Secret was just what I needed.
I’ve grown oh-so-tired during these past few months with cape books and I’ve been desperately trying to expand my comic genre horizons. As a life-long DC fan the majority of the New 52 leaves me bored, dismayed and actually, more than a bit annoyed. I left Marvel in the 90’s and I’ve never really gone back (Waid’s current Daredevil is fucking great though!) it seems things have become very complicated in the interim; there are a ridiculous amount of Marvel titles out every month and it discombobulates me completely while standing in my LCS, so I’ve never been presented with a good segue back into the universe. However, Image has been my saving grace as of late. They’ve been consistent in putting out unique and well crafted books that have short and snappy runs or are limited series in one way or another.
So, about Secret? Riiiight, well…
Secret – One: Teeth, With Which To Eat – written by Jonathan Hickman, (who I can only assume is the love-child of Paddy Chayefsky and Jim Thompson) is the latest in a long string of incredibly surprising and engaging books published by Image.
That love-child parenthetical aside from above– well that’s only half jest, because while reading Secret I really did find the dialog and plotting to be very Chayefskian and the characters to be hopelessly Thompsian – but rest assured, this is a compliment of the highest order in my mind. For a crime and espionage story to be presented and told so well in a comic book is a bit of a revelation for me. The giant in the genre, Brubaker, is great… but all too often I feel oppressed by his strict, almost fetishistic, adherence to classical noir (and therein its myriad of tropes), whereas Secret feels stirringly relevant. Perhaps it’s the corporate espionage and technology angles in the story, but more to the point, I think it’s the pace, the tenor of the tale that warms me up like Brubaker mostly doesn’t. It still seems to be a precise and fully realized story of damned souls working their ways through a crooked and dying world of avarice and compulsion, yet Secret is more firmly rooted in contemporary milieus than Brubaker’s signature nostalgia for the bygone eras, which tends to inform his (Brubaker’s) story structures a bit too much for my taste – however, Hickman’s pacing is more energetic, even though this book is comprised of mostly long expositional conversations I still found myself rapt with attention because the dialog was so captivating and the speech patterns worked to keep the plot flowing at a brisk pace.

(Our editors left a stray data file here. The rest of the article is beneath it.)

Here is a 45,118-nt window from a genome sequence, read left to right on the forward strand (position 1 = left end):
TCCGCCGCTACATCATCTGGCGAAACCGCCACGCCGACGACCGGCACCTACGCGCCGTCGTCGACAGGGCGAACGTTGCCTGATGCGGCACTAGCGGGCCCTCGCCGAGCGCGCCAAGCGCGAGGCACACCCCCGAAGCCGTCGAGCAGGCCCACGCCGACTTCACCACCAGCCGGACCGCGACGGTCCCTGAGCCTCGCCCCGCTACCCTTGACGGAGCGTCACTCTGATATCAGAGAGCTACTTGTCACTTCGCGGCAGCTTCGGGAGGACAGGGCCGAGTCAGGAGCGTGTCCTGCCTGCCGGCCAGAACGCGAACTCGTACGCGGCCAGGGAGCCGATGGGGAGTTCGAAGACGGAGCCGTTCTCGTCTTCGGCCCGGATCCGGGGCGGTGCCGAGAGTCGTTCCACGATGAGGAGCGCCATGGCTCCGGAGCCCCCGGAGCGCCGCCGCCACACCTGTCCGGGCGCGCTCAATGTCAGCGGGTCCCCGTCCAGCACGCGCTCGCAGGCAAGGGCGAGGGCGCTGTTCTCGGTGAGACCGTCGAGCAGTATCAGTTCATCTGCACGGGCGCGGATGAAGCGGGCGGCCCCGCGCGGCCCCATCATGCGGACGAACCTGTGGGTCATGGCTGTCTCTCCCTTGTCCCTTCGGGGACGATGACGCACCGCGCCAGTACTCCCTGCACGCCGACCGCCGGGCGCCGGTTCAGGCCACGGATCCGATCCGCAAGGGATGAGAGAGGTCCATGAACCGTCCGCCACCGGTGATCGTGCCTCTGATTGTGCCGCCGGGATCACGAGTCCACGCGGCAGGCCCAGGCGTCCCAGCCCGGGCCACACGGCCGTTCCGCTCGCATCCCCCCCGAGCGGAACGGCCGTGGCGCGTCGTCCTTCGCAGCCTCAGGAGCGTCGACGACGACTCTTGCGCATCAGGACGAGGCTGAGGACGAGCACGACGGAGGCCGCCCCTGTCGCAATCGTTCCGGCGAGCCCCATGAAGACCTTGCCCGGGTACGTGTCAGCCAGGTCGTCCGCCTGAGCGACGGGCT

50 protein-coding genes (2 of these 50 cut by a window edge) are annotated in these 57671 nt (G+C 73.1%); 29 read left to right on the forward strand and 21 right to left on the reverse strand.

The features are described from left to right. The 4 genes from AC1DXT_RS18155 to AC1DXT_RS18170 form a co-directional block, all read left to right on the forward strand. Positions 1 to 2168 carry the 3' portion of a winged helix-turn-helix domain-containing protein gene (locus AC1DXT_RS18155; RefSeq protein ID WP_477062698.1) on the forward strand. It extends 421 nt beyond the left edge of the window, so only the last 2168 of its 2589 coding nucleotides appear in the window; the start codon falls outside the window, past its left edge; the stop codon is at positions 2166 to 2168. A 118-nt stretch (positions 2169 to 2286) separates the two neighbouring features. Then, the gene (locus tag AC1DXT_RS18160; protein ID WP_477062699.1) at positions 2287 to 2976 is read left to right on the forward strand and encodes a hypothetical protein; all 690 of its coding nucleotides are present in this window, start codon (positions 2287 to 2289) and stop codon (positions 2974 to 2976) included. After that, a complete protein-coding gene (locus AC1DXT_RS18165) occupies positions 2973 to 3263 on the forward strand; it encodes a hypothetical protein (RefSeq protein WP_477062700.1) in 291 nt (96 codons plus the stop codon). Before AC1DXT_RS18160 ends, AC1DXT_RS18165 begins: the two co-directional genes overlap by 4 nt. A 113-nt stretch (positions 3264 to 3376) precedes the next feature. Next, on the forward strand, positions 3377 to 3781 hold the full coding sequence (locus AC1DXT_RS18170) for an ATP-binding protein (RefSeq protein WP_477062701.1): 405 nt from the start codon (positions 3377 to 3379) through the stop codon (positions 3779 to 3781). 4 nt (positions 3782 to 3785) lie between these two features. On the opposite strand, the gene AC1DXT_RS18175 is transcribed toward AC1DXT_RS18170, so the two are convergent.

This is a very well written tale we are presented with; Hickman has impressed me greatly with the care he’s given to the plotting and the dialog. In one issue he’s presented me with firm grasps of each personality roaming through the book and the incentive to invest in their forthcoming arcs – but he has also framed an intriguing mystery and clearly situated us for many surprises and much conspiracy in the coming months. Sure, these are standard archetypes we’re dealing with here – but all characters are; it’s the grace with which you make them speak and breathe that matters, and Hickman has imbued these folks with naturalistic dialog straight out of a novel and motivations as obscured and abstract as reality. This may put some readers off; the medium isn’t exactly a direct conduit for readers of standard literature. I however, find this verbose (yet not hyperbolic) dialog-heavy exposition to be a welcome change from the sparse word balloons and gratuitous splash pages of mediocre art from the superhero book du jour.
The coloring in the book was very interesting to me as well.
Some may find the almost monochromatic panels to be lazy or dull but I was totally engaged by them; considering it integral in keeping the rhythm of the different story threads. It not only helped to orientate me spatially in the narrative, but also emotionally; casting pallor over certain scenes while managing to accentuate elements that were of visceral import.
The austere contrast of the palette worked well for me by differentiating the multifarious characters which Hickman has written into this world.
One last thing to make note of would be the ‘Anonymous Stasi Quote’: “We climb the wall to see the world we rule with secrets, lies and half-truths. We climb down to do murder.” I’m perplexed by the inclusion here because I’m not sure exactly what parallel the Stasi would play to these vehicles of contemporary corporate industrial espionage. Perhaps it is metaphor or relates to Northrop Frye’s concepts of “naïve allegory”, but since I’ve also seen another title in the shop by the same writer emblazoned with the unmistakable Schutzstaffel “SS” logo –I’m curious as to whether this is a predetermined correlation meant to inform the plot or if it is just coincidence. If it is arbitrary to the story and used simply to help flesh out the tenor of the world then it’s fine… I just find it a bit odd and it has made me want to go pick up Hickman’s “The Manhattan Projects” now.
Secret – One: Teeth With Which To Eat
Gets a FINAL SCORE of 4.5 out of 5